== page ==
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Opinion

There’s Another Succession Planning Option

May 4, 2017

Advisors spend their entire careers helping others plan for retirement and perhaps creating a legacy to pass on their wealth. But when it comes to their own retirement the numbers show a majority of advisors don’t have a plan for what comes next for their businesses.

Not having a succession plan is fine if an advisor is content to close shop when he or she is ready to call it quits and has no expectation of deriving further revenue from the enterprise. Many advisors may expect they will be able to sell their business for a profit. Whether it’s by handing off the business to an internal successor or selling it to an outside buyer, one of the keys to a successful transition is maximizing the firm’s value. Unfortunately many advisors have a fundamental misunderstanding about where their true value lies.

Many advisors believe their value is tied to their investment management expertise. In reality, according to a 2013 study from Vanguard, clients say that while investment expertise is an important factor in driving what they perceive the value of their advisor to be, it’s not the most important. It’s not even the second-, third- or fourth-most important. What clients say matters most is an advisor with whom they have a good relationship, who helps them focus on the long-term, and who provides solid guidance. Further, a study from consulting firm FP Transitions found that advisors who focus more on client management than investment management have an annual client growth rate of 5% and an annual asset growth rate of 18%. Those who focus more heavily on investment management are, frankly, less successful. They have a 3% annual client growth rate and an 11% annual asset growth rate.

The data make a compelling case for advisors to consider outsourcing some of their investment management capabilities -- not merely to make their practices more efficient, but as a tool for maximizing their firm’s value for succession planning. But not all outsourced investment options are created equal. Advisors need to understand the qualities that will put them in the best position. Any outsourced option should adhere to the following requirements.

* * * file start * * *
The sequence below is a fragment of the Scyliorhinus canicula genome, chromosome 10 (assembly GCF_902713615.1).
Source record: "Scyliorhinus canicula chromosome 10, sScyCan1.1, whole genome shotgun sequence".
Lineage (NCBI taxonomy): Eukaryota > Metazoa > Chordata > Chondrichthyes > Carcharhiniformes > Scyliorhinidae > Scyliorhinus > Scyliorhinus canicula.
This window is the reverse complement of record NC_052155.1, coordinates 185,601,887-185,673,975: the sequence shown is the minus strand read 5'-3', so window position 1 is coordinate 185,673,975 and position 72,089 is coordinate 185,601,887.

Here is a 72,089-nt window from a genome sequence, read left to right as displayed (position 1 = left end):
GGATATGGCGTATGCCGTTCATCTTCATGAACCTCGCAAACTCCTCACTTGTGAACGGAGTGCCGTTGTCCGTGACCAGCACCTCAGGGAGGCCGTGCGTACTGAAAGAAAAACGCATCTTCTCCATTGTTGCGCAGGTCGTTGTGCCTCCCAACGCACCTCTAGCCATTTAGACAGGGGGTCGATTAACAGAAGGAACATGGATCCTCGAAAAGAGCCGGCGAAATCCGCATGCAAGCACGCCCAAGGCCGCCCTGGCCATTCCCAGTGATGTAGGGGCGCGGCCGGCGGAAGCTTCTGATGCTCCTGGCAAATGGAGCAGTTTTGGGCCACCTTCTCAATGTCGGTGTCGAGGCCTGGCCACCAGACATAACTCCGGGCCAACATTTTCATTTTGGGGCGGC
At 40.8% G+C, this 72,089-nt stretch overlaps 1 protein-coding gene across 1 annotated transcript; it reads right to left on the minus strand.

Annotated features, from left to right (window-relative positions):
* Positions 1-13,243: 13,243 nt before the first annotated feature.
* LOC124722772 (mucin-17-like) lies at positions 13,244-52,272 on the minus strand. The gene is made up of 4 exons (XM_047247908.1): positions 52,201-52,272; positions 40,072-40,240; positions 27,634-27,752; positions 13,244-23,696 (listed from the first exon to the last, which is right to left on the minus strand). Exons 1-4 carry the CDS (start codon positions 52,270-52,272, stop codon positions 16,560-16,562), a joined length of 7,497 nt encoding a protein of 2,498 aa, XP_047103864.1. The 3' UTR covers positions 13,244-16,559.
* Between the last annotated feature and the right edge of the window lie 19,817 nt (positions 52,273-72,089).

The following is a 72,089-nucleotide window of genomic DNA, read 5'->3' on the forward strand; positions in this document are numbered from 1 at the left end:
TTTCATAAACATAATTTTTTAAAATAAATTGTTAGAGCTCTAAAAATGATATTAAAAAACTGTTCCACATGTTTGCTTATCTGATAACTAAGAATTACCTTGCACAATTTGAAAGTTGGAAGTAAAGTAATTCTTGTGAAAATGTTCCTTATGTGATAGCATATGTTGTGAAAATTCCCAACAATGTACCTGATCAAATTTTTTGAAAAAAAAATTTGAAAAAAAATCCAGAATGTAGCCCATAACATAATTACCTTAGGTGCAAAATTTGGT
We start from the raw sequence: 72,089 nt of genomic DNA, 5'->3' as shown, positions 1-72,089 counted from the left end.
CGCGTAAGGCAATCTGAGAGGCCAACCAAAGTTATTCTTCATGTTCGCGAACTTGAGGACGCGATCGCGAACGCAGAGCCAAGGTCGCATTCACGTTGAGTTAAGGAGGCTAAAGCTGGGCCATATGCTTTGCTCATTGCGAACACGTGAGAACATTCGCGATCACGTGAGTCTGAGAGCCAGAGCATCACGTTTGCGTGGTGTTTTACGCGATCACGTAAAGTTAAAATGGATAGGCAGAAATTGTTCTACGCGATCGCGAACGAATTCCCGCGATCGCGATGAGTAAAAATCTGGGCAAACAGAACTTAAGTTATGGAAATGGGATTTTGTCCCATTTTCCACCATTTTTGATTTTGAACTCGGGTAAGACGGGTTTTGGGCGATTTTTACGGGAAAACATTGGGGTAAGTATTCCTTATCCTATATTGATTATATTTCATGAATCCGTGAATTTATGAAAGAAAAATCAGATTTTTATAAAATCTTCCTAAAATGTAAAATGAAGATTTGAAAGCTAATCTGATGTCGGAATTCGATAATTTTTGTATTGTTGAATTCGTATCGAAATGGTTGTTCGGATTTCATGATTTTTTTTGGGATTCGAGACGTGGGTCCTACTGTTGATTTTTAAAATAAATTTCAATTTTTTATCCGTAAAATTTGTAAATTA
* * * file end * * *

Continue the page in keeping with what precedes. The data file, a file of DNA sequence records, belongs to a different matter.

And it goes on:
Flex-Friendly

The major benefit of outsourcing investment management is it lets advisors more effectively and efficiently serve their clients – and scale their practice. With less time spent on investments, advisors can spend more time guiding existing clients, identifying and nurturing new clients, recruiting new advisors to join their team and improving overall business operations. Advisors should partner with a firm that gives them the flexibility to change how they can work together as the advisor’s business and client needs may change. Many “all-in” solutions offer limited investment options and don’t give advisors much flexibility to bring other investments to their clients.

By seeking out an investment partner that provides flexibility, advisors will be acting in the best interest of their clients and truly able to maximize their value for succession planning. They will get the benefits of scalability that outsourcing provides without locking themselves in to a singular solution that may not be as attractive to a potential buyer or successor.

Fee-Friendly

One of the biggest fears advisors and their clients have about outsourcing investment management is that it will drive up fees. In the current investment environment, where there is increasing pressure for lower fees, these concerns are heightened. While some level of fee increase may be incurred, advisors need to be very clear on what fees clients are paying now and communicate the extra value their clients will receive. Ideally, they’ll identify an investment partner that can provide them with a range of investment options that offer solid value. Advisors who can deliver competitive fees while also outsourcing can protect the long-term value of their firm.

Future-Friendly

Investors are always seeking higher returns. For advisors, dealing with these demands comes with the territory. But it is an advisor’s job to remind clients that potentially high rewards generally come with high risks and financial goals are more likely to be achieved with a long-term focus. With that in mind, advisors need an outsourced investment management partner with a proven strategy that properly balances risk and reward for long-term performance. An investment manager that can help protect against market volatility and preserve future performance is a preferable choice for both clients and the firm’s valuation.

There are many factors that go into effective succession planning, but making a shift in who manages investments is one that too few advisors consider. While it may be more comfortable for advisors to look to other areas as they begin to map out their succession plan, outsourcing their investment management can have a significant impact in helping them grow their business and maximize their value. It might be succession planning’s best-kept secret.